Brady Wagoner received his PhD from the University of Cambridge on a Gates Cambridge scholarship. He is currently Professor at Aalborg University. His research focuses on how people construct meaning in their lives in communication with others within cultural frameworks. His recent books include The Constructive Mind: Bartlett’s Psychology in Reconstruction (Cambridge University Press, 2017) and Remembering as a Cultural Process with Ignacio Bresco and Sarah H. Awad (Springer 2019). He has received several major awards, including the Humboldt Research Prize in 2021.

Eric Jensen is an Associate Professor of Sociology at the University of Warwick, where he teaches on public engagement with science, audience research and survey research methodology. He is a highly experienced social scientist, internationally recognised evaluator and science communication consultant and scholar with 20 years of professional experience in this field. He is the author of Doing Real Research: A Practical Guide to Social Research (SAGE). Jensen’s PhD is in sociology from the University of Cambridge.

Lars Lorenz is specialised in managing the research process while keeping client requirements closely aligned with project deliverables and deadlines. He gained extensive experience with RRI as work package leader in NUCLEUS. More recent work includes other projects (RRING, GRRIP or TeRRIFICA) in research operations, project management and quantitative analysis and reporting. He worked as a scientific associate at Rhine-Waal University after graduating with a first degree in Science Communication and Bionics.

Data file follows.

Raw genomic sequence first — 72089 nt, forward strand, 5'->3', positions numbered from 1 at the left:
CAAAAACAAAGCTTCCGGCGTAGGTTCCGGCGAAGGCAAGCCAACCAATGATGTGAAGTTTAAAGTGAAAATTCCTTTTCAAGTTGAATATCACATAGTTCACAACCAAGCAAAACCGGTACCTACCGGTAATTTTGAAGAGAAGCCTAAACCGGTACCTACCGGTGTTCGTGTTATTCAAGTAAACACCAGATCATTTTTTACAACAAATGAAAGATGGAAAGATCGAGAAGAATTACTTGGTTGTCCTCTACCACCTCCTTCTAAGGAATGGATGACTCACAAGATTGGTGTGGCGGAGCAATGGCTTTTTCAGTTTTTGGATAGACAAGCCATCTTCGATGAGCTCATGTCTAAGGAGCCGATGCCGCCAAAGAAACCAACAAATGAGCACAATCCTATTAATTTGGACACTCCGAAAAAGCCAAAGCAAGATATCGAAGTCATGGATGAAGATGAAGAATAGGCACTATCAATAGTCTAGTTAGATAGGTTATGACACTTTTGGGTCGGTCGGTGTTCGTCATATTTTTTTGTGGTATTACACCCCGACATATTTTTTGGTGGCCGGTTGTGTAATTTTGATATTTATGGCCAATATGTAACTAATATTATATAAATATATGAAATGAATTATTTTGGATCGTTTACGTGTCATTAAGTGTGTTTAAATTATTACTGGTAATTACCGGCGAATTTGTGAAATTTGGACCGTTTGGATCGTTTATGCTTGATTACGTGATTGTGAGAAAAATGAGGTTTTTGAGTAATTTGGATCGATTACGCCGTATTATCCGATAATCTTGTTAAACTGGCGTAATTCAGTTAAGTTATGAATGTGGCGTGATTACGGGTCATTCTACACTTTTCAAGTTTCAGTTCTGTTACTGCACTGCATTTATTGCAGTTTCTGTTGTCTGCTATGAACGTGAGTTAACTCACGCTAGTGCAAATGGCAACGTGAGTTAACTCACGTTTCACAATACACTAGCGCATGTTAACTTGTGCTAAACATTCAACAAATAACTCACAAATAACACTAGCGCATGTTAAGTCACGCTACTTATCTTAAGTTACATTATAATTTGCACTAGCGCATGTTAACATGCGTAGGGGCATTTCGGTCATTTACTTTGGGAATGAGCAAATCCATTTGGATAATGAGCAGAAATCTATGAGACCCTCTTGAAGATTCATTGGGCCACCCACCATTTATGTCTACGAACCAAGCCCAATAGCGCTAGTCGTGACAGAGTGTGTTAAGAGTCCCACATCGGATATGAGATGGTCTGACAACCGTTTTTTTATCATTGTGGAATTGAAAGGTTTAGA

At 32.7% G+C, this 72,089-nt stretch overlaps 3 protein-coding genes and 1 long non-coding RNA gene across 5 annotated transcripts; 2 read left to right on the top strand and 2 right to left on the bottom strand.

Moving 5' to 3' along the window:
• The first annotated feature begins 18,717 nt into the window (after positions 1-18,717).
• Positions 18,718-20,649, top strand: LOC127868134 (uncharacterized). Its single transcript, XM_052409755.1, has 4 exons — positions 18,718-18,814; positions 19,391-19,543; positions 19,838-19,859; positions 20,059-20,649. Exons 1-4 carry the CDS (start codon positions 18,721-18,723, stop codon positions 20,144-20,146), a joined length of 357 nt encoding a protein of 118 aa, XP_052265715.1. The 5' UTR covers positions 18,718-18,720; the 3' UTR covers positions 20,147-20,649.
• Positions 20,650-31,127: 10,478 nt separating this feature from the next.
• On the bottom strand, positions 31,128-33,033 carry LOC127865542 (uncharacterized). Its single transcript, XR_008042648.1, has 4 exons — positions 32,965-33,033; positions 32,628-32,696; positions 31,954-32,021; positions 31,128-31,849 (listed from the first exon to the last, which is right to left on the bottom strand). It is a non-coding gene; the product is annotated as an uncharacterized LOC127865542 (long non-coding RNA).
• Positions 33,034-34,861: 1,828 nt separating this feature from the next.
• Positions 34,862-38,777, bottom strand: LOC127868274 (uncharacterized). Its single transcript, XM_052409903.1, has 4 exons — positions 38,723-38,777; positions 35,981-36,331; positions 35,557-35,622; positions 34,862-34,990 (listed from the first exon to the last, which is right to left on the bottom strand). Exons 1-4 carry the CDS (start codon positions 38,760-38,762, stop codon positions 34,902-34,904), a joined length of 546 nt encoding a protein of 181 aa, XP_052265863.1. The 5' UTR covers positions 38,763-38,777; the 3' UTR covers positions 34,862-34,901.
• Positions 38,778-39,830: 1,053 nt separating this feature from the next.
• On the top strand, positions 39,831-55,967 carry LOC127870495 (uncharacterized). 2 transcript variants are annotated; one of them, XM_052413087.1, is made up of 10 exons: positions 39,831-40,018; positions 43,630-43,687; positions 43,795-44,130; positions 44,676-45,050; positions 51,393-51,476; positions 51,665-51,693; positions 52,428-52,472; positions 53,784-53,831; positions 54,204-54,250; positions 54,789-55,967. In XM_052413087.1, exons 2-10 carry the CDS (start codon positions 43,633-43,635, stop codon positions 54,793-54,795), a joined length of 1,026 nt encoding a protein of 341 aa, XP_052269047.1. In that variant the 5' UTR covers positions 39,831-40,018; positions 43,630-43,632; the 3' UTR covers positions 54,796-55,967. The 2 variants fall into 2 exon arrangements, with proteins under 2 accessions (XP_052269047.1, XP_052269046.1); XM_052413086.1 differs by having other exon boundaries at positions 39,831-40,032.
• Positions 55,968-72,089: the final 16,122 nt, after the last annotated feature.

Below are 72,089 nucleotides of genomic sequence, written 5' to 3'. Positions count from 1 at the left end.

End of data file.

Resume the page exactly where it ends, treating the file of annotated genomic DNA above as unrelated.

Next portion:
Lisa Herbig is a PhD candidate in Political Science at the Amsterdam Institute for Social Science Research (AISSR) of the University of Amsterdam and the Duitsland Instituut Amsterdam (DIA) where she studies the impact of the COVID-19 pandemic on support for the European Union. Previously, Lisa has worked on the Understand_ELSED project, focusing on the support for preventive measures, vaccination willingness, trust in political and scientific actors as well as conspiracy beliefs. Her research integrates quantitative and qualitative research methods. Lisa holds a Master in Intercultural Psychology from Osnabrück University and a Bachelor in Psychology from the Goethe University Frankfurt.

Meike Watzlawik is Professor for Development, Education and Culture at the Sigmund Freud University Berlin. She is the scientific director of the Institute for Psychological Research at the SFU. The combination of different methodologies is her preferred approach when examining identity development in different population. As part of an international network, Watzlawik has worked with scholars from all over the world, presented the collaborative work at conferences or in recognized publications like the Oxford Handbook of Culture and Psychology.
The project Understand_ELSED*, funded by the Federal Ministry of Education and Research, investigates how people in Germany experience the pandemic, what challenges they face in the context of the pandemic and what ways they find to cope with them. Central to this is the information that is available to the public about the COVID 19 pandemic, or which is made available to them, and how they handle this information over time. Reception of scientific misinformation, risk perceptions and attitudes to mitigation behaviors were assessed. Insights from this research will inform recommendations about how to improve public resilience to misinformation and/or its negative effects on public health and solidarity in society.